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Get together and talk about past and future travels. Recommend destinations and travel activities. Share travel tips and ways to save. Plan a few group travel adventures each year, such as group cruises and all-inclusive vacations!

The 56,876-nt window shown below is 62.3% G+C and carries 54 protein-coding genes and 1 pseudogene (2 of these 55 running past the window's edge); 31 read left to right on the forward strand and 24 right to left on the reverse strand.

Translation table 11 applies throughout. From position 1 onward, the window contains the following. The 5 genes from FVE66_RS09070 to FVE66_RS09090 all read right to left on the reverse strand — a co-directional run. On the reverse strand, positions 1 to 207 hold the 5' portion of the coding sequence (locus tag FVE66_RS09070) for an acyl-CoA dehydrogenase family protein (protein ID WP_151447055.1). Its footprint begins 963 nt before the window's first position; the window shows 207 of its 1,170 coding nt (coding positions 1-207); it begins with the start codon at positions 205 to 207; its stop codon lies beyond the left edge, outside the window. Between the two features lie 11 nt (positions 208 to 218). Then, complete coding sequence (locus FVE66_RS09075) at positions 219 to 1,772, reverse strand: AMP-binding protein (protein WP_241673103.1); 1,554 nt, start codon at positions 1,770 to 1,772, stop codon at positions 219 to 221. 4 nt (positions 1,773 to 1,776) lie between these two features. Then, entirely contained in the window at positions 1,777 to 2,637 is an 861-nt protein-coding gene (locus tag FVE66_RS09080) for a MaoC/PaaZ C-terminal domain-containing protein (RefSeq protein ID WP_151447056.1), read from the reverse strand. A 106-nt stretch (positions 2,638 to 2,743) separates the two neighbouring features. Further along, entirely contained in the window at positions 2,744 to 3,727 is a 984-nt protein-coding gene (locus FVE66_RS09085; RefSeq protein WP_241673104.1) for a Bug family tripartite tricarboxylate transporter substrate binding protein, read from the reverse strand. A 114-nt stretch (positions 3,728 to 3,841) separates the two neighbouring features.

Upcoming events (5)

Wanjohi Happy Valley Escapades - Road Venture

Maverick Camp, Rondavels & Homestay

$250.00